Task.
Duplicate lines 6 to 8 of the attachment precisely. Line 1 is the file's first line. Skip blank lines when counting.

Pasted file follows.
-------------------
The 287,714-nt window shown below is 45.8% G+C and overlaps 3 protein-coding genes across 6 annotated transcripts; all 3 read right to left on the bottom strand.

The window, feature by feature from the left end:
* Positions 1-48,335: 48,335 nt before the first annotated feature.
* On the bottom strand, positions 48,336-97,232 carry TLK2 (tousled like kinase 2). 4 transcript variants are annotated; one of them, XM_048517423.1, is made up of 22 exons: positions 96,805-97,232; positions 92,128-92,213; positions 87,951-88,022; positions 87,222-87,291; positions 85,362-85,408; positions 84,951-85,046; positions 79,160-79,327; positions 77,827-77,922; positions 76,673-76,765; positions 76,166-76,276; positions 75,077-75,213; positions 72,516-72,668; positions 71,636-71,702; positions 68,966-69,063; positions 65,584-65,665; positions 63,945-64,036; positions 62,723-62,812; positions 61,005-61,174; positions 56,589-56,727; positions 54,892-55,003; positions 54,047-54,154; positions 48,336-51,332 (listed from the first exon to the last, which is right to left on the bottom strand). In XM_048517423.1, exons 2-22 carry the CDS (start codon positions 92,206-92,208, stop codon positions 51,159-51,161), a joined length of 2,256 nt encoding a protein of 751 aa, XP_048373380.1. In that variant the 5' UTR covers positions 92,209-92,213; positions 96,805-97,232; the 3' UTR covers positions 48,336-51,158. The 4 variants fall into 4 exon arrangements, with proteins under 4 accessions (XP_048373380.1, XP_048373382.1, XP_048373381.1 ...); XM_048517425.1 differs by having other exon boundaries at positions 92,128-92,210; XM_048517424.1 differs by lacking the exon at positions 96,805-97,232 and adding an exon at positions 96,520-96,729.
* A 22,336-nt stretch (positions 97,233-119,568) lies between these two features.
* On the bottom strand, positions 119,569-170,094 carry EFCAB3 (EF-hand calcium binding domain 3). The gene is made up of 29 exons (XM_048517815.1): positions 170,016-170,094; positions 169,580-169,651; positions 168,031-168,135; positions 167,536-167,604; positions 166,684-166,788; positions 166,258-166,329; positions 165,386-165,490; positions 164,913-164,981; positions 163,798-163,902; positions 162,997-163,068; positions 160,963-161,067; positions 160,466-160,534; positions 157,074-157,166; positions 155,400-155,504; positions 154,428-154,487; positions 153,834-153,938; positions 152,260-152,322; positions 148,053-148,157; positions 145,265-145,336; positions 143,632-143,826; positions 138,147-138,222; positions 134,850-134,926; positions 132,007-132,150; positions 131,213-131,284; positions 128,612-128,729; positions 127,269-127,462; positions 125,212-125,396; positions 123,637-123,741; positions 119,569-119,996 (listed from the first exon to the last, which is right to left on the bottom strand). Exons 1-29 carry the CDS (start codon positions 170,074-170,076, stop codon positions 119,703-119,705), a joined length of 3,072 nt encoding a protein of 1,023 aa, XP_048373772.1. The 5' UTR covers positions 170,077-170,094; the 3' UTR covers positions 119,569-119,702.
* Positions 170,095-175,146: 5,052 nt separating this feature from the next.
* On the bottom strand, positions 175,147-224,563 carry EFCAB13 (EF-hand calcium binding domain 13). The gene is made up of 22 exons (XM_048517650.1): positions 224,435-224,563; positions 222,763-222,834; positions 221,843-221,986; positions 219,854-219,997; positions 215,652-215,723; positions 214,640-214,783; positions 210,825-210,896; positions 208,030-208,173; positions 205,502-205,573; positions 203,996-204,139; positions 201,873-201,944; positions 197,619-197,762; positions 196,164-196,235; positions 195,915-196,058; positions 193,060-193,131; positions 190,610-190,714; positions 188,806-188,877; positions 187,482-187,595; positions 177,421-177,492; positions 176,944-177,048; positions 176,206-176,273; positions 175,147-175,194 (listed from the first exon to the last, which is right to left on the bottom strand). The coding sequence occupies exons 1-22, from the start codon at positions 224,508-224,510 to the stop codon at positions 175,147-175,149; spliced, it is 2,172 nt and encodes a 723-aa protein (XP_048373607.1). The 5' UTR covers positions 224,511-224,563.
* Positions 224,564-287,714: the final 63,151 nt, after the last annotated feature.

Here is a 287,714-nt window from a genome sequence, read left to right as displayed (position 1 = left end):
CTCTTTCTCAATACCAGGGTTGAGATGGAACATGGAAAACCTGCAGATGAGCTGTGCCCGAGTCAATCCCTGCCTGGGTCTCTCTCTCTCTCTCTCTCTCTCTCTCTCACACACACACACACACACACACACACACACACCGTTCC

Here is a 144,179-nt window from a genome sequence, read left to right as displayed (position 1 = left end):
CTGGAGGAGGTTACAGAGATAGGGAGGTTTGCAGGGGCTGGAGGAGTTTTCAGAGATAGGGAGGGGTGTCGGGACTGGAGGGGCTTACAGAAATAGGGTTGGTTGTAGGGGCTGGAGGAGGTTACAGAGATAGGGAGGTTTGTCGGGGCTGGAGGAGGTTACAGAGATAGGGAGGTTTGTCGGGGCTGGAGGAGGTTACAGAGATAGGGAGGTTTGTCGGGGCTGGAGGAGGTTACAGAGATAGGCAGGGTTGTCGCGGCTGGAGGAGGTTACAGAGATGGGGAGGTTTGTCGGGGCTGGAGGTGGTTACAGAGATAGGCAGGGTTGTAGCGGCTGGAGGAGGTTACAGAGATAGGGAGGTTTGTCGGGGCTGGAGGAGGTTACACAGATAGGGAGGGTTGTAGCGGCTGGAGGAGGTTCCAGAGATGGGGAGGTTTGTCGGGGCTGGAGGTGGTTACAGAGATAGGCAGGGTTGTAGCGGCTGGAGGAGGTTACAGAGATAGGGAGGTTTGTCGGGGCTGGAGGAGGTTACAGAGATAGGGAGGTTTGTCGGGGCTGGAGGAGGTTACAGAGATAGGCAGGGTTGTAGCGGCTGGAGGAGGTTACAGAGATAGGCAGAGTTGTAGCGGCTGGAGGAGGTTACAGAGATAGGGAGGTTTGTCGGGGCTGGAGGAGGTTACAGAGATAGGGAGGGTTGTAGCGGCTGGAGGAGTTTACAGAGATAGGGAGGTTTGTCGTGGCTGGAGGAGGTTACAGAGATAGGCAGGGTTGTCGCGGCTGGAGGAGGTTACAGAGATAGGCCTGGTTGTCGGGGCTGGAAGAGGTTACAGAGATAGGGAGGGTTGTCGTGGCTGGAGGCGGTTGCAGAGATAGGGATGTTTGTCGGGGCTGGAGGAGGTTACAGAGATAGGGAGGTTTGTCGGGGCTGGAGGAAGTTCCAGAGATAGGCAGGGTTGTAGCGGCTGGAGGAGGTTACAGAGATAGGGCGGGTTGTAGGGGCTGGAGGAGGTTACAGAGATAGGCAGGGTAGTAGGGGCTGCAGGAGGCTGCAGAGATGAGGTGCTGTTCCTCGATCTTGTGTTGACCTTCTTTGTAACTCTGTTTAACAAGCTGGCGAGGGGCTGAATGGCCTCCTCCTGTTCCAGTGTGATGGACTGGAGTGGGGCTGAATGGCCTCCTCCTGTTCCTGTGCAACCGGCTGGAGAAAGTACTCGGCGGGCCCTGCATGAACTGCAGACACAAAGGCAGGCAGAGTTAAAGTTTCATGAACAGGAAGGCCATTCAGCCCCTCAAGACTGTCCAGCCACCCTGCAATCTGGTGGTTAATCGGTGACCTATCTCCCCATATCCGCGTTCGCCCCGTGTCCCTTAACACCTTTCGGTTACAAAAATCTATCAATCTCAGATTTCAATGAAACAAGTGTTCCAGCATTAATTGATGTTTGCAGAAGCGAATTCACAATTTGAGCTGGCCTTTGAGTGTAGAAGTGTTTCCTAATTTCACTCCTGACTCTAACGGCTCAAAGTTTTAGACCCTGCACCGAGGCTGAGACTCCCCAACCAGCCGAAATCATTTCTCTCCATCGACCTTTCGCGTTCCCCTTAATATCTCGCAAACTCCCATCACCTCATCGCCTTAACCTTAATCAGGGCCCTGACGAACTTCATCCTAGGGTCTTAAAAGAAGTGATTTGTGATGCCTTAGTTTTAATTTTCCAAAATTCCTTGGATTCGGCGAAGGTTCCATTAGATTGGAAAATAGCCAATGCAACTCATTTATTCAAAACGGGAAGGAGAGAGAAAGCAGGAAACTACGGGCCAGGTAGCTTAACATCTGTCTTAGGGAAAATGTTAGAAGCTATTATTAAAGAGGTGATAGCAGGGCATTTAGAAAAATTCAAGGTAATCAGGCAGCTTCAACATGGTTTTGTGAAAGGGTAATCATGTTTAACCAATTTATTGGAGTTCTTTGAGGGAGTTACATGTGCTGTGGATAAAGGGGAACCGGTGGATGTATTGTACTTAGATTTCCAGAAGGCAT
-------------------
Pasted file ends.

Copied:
* On the bottom strand, positions 119,569-170,094 carry EFCAB3 (EF-hand calcium binding domain 3). The gene is made up of 29 exons (XM_048517815.1): positions 170,016-170,094; positions 169,580-169,651; positions 168,031-168,135; positions 167,536-167,604; positions 166,684-166,788; positions 166,258-166,329; positions 165,386-165,490; positions 164,913-164,981; positions 163,798-163,902; positions 162,997-163,068; positions 160,963-161,067; positions 160,466-160,534; positions 157,074-157,166; positions 155,400-155,504; positions 154,428-154,487; positions 153,834-153,938; positions 152,260-152,322; positions 148,053-148,157; positions 145,265-145,336; positions 143,632-143,826; positions 138,147-138,222; positions 134,850-134,926; positions 132,007-132,150; positions 131,213-131,284; positions 128,612-128,729; positions 127,269-127,462; positions 125,212-125,396; positions 123,637-123,741; positions 119,569-119,996 (listed from the first exon to the last, which is right to left on the bottom strand). Exons 1-29 carry the CDS (start codon positions 170,074-170,076, stop codon positions 119,703-119,705), a joined length of 3,072 nt encoding a protein of 1,023 aa, XP_048373772.1. The 5' UTR covers positions 170,077-170,094; the 3' UTR covers positions 119,569-119,702.
* Positions 170,095-175,146: 5,052 nt separating this feature from the next.
* On the bottom strand, positions 175,147-224,563 carry EFCAB13 (EF-hand calcium binding domain 13). The gene is made up of 22 exons (XM_048517650.1): positions 224,435-224,563; positions 222,763-222,834; positions 221,843-221,986; positions 219,854-219,997; positions 215,652-215,723; positions 214,640-214,783; positions 210,825-210,896; positions 208,030-208,173; positions 205,502-205,573; positions 203,996-204,139; positions 201,873-201,944; positions 197,619-197,762; positions 196,164-196,235; positions 195,915-196,058; positions 193,060-193,131; positions 190,610-190,714; positions 188,806-188,877; positions 187,482-187,595; positions 177,421-177,492; positions 176,944-177,048; positions 176,206-176,273; positions 175,147-175,194 (listed from the first exon to the last, which is right to left on the bottom strand). The coding sequence occupies exons 1-22, from the start codon at positions 224,508-224,510 to the stop codon at positions 175,147-175,149; spliced, it is 2,172 nt and encodes a 723-aa protein (XP_048373607.1). The 5' UTR covers positions 224,511-224,563.